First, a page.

Alternative justice programme to be expanded
The Ministry of Justice is aiming to expand its alternative Justice Programme offerings, with a focus on vulnerable groups.
In an interview with JIS News, Justice Minister, Delroy Chuck, said not all cases have to go before the court to be addressed.
“We know that we have a fair amount of domestic abuse, and these abused persons should really be brought out of hiding, so that they can go to victim services or get legal help. We feel that there are many vulnerable groups that can be assisted, and that is why we will be promoting the alternative justice services,” he said.
Chuck also argued that with the implementation of the Social Justice (So-JUST) Project, the Ministry aims to improve the accessibility and delivery of justice.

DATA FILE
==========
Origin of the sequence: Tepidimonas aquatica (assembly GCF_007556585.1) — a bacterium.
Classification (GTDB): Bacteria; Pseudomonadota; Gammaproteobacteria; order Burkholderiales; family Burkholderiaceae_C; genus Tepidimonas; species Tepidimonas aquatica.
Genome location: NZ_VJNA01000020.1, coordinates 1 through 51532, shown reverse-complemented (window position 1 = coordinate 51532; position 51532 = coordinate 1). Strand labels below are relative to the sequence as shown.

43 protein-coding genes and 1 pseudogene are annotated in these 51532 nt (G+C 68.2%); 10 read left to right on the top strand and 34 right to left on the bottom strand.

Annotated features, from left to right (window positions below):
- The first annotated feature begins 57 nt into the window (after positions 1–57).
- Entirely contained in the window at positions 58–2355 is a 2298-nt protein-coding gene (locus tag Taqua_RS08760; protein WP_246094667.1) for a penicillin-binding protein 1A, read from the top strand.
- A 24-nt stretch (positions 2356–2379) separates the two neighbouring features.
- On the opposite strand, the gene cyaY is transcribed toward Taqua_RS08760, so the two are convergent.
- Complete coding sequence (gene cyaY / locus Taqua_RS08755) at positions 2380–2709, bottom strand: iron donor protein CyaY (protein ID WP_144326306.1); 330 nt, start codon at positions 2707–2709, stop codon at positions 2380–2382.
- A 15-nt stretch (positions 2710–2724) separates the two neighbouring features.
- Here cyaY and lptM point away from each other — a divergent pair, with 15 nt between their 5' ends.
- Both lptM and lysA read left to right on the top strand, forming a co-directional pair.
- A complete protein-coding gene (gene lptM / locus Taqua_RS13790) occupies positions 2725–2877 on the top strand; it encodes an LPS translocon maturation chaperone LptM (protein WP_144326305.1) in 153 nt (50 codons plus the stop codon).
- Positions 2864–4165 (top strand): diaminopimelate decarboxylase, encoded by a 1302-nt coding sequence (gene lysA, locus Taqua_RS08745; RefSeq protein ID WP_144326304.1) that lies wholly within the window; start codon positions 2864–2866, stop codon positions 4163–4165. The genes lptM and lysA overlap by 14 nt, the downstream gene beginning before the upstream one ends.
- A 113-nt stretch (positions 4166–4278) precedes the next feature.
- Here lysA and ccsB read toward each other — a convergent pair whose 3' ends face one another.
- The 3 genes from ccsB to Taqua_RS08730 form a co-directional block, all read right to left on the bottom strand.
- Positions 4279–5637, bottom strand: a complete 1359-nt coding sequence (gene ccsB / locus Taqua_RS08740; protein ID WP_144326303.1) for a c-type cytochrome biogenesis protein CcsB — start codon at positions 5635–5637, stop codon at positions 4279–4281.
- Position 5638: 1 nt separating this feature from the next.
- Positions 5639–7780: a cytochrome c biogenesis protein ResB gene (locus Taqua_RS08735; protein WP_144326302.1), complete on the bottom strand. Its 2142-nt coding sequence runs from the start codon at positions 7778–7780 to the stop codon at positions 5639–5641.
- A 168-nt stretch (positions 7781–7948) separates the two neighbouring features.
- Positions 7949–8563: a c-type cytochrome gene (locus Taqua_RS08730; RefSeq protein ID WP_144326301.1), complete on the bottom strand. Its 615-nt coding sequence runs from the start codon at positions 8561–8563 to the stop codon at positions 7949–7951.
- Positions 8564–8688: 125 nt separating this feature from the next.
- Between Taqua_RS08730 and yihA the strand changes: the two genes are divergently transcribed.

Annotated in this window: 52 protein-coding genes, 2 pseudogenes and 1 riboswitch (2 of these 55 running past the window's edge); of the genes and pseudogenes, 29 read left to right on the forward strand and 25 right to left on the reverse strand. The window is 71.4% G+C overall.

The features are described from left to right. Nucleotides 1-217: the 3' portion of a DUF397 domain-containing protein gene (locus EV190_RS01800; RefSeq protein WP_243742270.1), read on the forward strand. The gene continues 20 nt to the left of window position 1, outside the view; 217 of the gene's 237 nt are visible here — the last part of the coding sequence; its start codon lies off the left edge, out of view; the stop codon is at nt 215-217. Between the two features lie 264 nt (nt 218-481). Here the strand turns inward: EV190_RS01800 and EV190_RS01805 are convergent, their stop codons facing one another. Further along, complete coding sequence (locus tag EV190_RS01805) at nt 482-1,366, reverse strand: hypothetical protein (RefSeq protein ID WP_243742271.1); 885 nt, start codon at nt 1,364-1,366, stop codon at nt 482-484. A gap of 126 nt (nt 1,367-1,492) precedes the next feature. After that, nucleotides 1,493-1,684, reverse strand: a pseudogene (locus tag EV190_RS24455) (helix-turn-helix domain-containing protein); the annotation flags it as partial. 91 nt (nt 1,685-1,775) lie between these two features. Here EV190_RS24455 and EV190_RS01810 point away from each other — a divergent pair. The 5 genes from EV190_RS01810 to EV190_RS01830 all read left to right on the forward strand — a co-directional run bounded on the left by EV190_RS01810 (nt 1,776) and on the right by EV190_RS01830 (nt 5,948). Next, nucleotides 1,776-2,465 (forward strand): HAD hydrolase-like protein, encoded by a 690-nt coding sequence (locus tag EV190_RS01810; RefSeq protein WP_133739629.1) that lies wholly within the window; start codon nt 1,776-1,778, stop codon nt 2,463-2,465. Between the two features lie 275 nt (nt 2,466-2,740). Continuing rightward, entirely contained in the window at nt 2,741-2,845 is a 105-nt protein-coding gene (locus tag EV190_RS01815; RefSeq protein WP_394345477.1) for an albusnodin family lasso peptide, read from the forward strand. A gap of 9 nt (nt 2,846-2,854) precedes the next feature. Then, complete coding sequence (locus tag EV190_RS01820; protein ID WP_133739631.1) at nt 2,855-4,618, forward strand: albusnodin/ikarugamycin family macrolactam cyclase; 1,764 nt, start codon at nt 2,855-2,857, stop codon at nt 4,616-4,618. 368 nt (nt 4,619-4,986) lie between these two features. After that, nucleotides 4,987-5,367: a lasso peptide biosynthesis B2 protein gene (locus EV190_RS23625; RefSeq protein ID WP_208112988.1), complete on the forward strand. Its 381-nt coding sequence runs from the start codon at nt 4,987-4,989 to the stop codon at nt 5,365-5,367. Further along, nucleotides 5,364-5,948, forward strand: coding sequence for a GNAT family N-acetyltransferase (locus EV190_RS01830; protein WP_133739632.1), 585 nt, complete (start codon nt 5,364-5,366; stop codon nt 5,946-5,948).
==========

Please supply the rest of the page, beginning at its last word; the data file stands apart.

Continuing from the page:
“You could go to a Restorative Justice (RJ) Centre to see an RJ facilitator, and these matters can be dealt with amicably without the expense and inconvenience of having to go to court,” he said.
Funded by the Canadian government, in partnership with the Justice Ministry, and implementation support from the United Nations Development Programme, the So-JUST Project aims to enhance access to justice services.
The project is expected to contribute to a more rights-based and gender-sensitive justice system that achieves equitable outcomes for all Jamaicans.